Swearingen SX-300

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Swearingen SX-300
SwearingenSX-300Landing.jpg
Role Homebuilt aircraft
National origin United States of America
Designer Ed Swearingen
First flight 1 July 1984[1]
Unit cost
$37,500 for kit minus engine and avionics in 1986
SX-300 on the ramp
Rear of SX-300 with canopy open.

A high-performance homebuilt aircraft featuring two seats and developed by Ed Swearingen (1925 - 2014) of San Antonio, Texas during the 1980s.[2] The aircraft was offered as a kit, but the kit was not a comprehensive kit like contemporary designs and its construction was beyond the abilities of the average amateur aircraft builder.[3] The plane featured a 300 horsepower (220 kW) six-cylinder engine. Plans have been made to revive the plane and offer it as a quick-build kit, but there is no current kit being offered.

There are eight known crashes of SX-300 aircraft, ten deaths.

Specifications (Swearingen SX-300)[edit]

Data from Flying[2]

General characteristics

  • Capacity: 2
  • Length: 21 ft 2 in (6.45 m)
  • Wingspan: 24 ft 4 in (7.42 m)
  • Height: 7 ft 5 in (2.26 m)
  • Wing area: 70.73 sq ft (6.571 m2)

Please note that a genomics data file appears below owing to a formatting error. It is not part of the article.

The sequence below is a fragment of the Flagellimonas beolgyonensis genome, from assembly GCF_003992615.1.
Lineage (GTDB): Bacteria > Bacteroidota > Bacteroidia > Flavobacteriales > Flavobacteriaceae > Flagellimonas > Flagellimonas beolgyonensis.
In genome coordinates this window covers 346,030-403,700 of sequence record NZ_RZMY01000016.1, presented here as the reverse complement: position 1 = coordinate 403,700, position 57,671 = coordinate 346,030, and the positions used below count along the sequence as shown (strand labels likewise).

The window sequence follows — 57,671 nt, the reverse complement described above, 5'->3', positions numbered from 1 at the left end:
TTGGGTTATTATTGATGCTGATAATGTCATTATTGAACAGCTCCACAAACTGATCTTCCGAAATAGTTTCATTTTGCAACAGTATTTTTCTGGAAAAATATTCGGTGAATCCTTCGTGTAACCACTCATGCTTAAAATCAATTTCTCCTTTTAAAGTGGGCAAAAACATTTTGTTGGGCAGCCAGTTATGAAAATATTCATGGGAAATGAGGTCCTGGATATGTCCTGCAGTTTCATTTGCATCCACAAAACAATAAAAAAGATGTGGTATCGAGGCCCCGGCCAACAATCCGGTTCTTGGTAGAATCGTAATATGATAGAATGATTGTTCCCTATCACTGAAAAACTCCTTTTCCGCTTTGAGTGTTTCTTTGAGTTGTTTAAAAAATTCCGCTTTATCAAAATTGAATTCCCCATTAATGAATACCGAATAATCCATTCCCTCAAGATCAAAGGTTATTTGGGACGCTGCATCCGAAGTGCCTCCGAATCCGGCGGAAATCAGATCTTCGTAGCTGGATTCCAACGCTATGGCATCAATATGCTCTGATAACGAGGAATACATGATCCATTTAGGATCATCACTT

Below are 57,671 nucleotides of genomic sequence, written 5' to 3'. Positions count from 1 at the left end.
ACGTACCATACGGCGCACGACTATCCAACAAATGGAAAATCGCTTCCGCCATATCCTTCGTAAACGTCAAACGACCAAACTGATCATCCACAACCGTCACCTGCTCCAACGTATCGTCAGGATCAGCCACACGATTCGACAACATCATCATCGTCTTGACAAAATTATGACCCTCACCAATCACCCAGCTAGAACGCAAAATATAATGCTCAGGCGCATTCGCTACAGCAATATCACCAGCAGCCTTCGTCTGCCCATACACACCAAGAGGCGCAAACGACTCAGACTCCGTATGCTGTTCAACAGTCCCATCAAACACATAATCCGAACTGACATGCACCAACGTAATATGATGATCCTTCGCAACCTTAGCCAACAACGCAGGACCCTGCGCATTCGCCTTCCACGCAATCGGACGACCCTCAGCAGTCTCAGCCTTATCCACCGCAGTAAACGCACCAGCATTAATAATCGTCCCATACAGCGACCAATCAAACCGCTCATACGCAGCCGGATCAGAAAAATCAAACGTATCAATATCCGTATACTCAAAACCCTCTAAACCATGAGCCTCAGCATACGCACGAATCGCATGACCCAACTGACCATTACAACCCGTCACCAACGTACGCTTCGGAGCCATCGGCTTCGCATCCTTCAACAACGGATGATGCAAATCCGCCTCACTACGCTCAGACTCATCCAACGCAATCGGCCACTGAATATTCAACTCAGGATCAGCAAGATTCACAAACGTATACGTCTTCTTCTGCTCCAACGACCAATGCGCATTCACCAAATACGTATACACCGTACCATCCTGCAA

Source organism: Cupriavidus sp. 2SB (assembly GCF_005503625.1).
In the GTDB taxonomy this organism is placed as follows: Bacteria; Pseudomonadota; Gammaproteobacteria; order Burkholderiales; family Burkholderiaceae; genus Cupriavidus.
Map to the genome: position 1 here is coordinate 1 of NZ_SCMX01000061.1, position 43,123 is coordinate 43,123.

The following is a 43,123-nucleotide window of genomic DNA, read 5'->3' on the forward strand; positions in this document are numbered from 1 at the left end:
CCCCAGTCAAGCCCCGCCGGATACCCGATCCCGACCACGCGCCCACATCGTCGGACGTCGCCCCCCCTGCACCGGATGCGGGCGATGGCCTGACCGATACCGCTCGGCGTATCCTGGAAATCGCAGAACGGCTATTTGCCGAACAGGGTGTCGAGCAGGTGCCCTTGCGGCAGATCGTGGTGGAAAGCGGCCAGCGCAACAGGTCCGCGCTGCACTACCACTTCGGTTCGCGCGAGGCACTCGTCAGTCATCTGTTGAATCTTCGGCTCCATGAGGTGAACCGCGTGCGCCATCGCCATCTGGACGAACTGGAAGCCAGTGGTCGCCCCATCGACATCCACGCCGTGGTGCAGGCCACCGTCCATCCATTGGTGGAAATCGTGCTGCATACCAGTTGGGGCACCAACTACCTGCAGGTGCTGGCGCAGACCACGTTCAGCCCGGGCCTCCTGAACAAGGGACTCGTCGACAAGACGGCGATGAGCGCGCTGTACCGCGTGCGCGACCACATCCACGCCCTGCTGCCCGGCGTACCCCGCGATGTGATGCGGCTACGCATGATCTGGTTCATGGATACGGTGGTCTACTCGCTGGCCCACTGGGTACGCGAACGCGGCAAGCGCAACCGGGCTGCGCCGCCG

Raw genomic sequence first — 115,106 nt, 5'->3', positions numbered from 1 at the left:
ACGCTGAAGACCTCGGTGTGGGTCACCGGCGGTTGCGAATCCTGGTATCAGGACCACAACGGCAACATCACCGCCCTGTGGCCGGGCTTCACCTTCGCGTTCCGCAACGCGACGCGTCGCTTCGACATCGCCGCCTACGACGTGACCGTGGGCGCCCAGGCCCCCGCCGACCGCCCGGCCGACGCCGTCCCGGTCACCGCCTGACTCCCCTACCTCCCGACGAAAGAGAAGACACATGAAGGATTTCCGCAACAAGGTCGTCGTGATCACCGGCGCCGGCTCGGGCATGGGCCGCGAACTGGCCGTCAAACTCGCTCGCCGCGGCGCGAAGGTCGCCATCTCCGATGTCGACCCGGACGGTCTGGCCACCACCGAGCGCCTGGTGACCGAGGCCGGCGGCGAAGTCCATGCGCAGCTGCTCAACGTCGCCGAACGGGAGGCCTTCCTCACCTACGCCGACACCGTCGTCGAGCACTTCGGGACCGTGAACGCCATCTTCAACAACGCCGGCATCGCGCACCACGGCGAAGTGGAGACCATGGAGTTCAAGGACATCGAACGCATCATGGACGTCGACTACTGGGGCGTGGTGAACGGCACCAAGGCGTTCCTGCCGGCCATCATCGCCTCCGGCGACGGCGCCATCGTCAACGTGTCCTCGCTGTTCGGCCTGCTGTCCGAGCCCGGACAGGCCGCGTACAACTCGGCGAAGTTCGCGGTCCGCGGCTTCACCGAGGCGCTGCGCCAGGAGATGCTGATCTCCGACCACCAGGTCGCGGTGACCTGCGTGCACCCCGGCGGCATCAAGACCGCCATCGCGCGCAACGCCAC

• Empty weight: 1,400 lb (635 kg)
  • Max takeoff weight: 2,200 lb (998 kg)
  • Fuel capacity: 360 lbs
  • Powerplant: 1 × Lycoming IO-540 6-cyl. air-cooled horizontally-opposed piston engine, 300 hp (220 kW)
  • Propellers: 3-bladed

Performance

  • Cruise speed: 208 kn; 385 km/h (239 mph)
  • Stall speed: 57 kn; 106 km/h (66 mph)

Notes[edit]

  1. ^ Moll, Nigel (October 1984). "Swearingen kit-built flies". Reporting Points. Flying. Vol. 111 no. 10. Ziff Davis. p. 84. ISSN 0015-4806. Retrieved 16 August 2016 – via Google Books. 
  2. ^ a b Collins, Richard L. (January 1984). "SX300". Features. Flying. Vol. 111 no. 1. Ziff Davis. pp. 51–54. ISSN 0015-4806. Retrieved 16 August 2016 – via Google Books. 
  3. ^ Campbell, Jim (August 1986). "Hot Wings". Aviation. Popular Mechanics. Vol. 163 no. 8. Hearst Corporation. pp. 76–79. ISSN 0032-4558. Retrieved 16 August 2016 – via Google Books. 

External links[edit]